Pay Attention to Pinterest!
If you’ve never been on Pinterest, now may be time to start. As a marketer, it’s not only important to know what this social media is, it’s also important to understand why Pinterest can become one of the most powerful marketing tools in your arsenal. A few years ago, it was hard to get traffic to your landing page or website from a Pinterest image (called a Pin.) But fast forward to 2018, and you’ll find that you can now purchase on Pinterest, see videos, visit heavily promoted websites, buy books, and even find business coaches. Pinterest has made a successful transformation from a fun social media experiment into a widely-used, commerce-friendly platform without losing the elements that made people love Pinterest back in their start-up days.
What’s So Special About Pinterest?
If LinkedIn is about business, and Facebook is about friends and family, Pinterest is about dreaming and doing. It might help old-school marketers to think of Pinterest as a magazine for modern consumers. It’s a place to find ideas. It’s highly visual. It’s full of products to buy, books to read, hobbies to explore, gardening tips to try, and life hacks to experiment with.
And like all of the best online tools, Pinterest algorithms curate the information you see, based on your browsing behavior. That means the platform’s code pays attention to the Pins you like and assigns importance to the types of images you spend time with.
For example, you start spending time with Pins featuring recipes for cupcakes, Pinterest will begin showing you lots of images and recipes for cupcakes. If you search for home repairs, your Pinterest feed will begin filling up with home repair Pins. Pinterest is set up to learn what you like, and populate your Pinterest feed with images and messages that matter to you.
A Marketing Gold Mine
For marketers, this is a bit of a gold mine. Pinterest puts a resource at your disposal that sends images and messages to consumers based on their interests. And these consumers want and expect information on how to buy, learn, watch, read, or access the products and ideas being featured in Pins.
This isn’t a passive audience. On many platforms, the most you can hope for is Likes or Retweets. As a business, Likes and retweets may make you may feel popular, but they may not help you see a difference in actual sales. However, on Pinterest, users see messages and images based on their past browsing behaviors, and they often like to click through. Pinterest users like to shop and buy.
For users on Pinterest, commerce is not an interruption, it’s an enhancement.
Is Pinterest for Everyone?
Is Pinterest a good fit for every business? Absolutely not. There are many categories that Pinterest users just don’t care about...for now. But as the platform rapidly grows and evolves, it might be smart to do periodic tests to see if the audience has changed enough to make sense with your business goals. Luckily, small, inexpensive tests are fast and relatively inexpensive. Cup O Content recommends you test in small doses frequently, and test different images, text on images, links, hashtags, and audiences.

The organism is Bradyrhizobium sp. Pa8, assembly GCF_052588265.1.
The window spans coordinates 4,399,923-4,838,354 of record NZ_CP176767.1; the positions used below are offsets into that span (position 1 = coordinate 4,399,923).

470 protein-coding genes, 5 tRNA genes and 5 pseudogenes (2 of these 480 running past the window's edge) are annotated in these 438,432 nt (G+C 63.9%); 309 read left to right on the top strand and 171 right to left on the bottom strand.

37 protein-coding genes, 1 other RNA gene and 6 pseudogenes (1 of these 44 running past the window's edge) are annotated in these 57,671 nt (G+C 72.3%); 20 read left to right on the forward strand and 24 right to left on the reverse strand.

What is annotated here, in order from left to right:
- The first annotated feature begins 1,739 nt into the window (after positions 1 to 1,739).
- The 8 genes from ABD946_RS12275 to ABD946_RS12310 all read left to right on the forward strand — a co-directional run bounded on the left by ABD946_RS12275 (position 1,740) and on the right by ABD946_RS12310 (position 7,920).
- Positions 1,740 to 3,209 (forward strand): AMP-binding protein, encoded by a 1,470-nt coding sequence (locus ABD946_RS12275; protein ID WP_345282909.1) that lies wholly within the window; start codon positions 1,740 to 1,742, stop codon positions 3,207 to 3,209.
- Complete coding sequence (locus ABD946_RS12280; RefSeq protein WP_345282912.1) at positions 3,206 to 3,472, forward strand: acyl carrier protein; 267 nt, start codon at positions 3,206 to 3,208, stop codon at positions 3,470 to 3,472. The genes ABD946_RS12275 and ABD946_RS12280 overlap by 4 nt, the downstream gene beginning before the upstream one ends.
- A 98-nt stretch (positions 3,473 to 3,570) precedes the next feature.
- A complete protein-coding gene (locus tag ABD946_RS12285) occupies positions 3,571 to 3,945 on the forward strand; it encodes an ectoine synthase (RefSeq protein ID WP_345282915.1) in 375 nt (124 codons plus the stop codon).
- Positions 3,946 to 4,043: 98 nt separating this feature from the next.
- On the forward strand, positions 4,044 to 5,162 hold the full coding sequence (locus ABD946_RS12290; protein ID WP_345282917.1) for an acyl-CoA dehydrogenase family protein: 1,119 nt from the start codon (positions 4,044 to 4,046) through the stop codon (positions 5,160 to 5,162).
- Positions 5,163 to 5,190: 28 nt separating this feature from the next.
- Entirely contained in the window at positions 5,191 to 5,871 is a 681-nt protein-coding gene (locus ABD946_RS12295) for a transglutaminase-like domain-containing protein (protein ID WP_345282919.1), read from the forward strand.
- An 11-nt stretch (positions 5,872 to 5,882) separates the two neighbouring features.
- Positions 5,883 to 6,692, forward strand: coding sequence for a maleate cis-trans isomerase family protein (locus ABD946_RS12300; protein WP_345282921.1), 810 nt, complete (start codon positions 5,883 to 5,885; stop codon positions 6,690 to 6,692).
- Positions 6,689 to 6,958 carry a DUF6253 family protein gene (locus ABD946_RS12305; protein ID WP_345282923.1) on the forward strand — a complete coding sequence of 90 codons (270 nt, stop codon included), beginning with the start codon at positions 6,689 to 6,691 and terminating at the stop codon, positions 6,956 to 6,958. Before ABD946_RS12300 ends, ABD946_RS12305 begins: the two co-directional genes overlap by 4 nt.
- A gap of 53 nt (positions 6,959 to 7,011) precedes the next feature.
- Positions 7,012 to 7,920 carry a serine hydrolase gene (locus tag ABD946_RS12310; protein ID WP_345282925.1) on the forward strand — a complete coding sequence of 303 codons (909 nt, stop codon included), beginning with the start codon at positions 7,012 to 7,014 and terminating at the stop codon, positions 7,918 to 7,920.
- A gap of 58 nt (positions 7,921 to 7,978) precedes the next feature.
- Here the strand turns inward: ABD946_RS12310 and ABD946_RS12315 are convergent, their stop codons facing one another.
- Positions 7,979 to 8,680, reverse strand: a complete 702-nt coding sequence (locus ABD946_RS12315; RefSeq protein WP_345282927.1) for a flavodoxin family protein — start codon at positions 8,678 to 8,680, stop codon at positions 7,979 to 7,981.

But How Big is Pinterest, REALLY?
The following is taken from a Hootsuite blog. It’s such a good recap, that we're quoting them verbatim…
“Pinterest has over 200 million monthly active users. Figuring out who those users are, however, is key to engaging them.
“1 out of 2 U.S. millennials use Pinterest every month, more than any other age group. Usage drops incrementally as age increases, so the perception that Pinterest is just for moms is not entirely accurate. The next biggest age group is 30 to 49-year-olds.
“Pinterest continues to be a female-centric platform. According to Pew Research, nearly half (45 percent) of all women online are Pinterest users—compared to only 17 percent of online men. This even after the platform tweaked its search results to more accurately target gender (i.e., users can search specifically for “male watches” rather than just “watches”).
“But usage among males is growing rapidly
“Yes, women tend to dominate the Pinterest landscape, but 40 percent of new signups are men. That’s a 70 percent increase in year-over-year growth. Also, a not insignificant one in four American Pinterest users are men.
“Most of the major social networks extend far beyond American borders, and Pinterest is no exception. More than 50 percent of all Pinterest users, and 75 percent of new signups, come from outside the U.S. That’s a truly global, cross-cultural audience.
“Besides the United States, the top three desktop users by country are Brazil, India, and Russia.
“They’re well educated
“Thirty-four percent of Pinterest users have at least some college education, while another 34 percent have more than a college education. That’s 10 percent more than users who have high school or less.
“They’re likely to have an above-average income
“Not surprisingly, being well educated also means that Pinterest users have money. Thirty-five percent have an income of over $75,000, a figure that rises to 50 percent when applied exclusively to millennials. The next largest income demographic is $30,000 to $49,000 (at 32 percent of users).
“These figures support the statistic that Pinterest users have a nine percent higher average income than non-users, according to Ahalogy.
“They live in the burbs
“The largest demographic of Pinterest users resides in the suburbs (34 percent), according to Pew Research. Another 30 percent of users are urban and 25 percent are rural.”
Still Need Convincing?
Pinterest doesn’t make sense for everyone (but then again, nothing does.) If you want to know how Pinterest might help your business grow sales, contact us at Cup O Content and we’ll answer your questions and help you think through your business problems, with no obligation. Contact us today.
Want to read more blogs about social media? Check out these Cup O Content articles.